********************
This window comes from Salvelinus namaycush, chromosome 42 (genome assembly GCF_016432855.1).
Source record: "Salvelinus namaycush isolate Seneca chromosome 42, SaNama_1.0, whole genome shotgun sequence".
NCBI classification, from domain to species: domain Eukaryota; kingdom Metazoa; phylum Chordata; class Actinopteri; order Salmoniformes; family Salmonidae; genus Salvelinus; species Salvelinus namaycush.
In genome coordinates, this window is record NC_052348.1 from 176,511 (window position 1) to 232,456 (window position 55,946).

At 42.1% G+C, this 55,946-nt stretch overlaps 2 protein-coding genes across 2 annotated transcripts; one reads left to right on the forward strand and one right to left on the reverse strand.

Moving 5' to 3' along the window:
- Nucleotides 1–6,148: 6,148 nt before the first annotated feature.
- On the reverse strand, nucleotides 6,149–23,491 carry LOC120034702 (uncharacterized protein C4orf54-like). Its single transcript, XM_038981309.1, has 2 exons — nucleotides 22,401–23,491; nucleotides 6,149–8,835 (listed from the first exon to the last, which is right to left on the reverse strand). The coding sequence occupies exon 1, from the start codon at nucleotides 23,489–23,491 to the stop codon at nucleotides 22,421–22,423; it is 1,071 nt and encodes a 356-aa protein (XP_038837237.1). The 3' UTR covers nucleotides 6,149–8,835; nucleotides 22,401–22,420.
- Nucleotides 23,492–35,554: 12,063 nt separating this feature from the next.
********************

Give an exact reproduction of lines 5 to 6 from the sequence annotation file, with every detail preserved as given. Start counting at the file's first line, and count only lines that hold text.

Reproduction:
At 42.1% G+C, this 55,946-nt stretch overlaps 2 protein-coding genes across 2 annotated transcripts; one reads left to right on the forward strand and one right to left on the reverse strand.

Moving 5' to 3' along the window: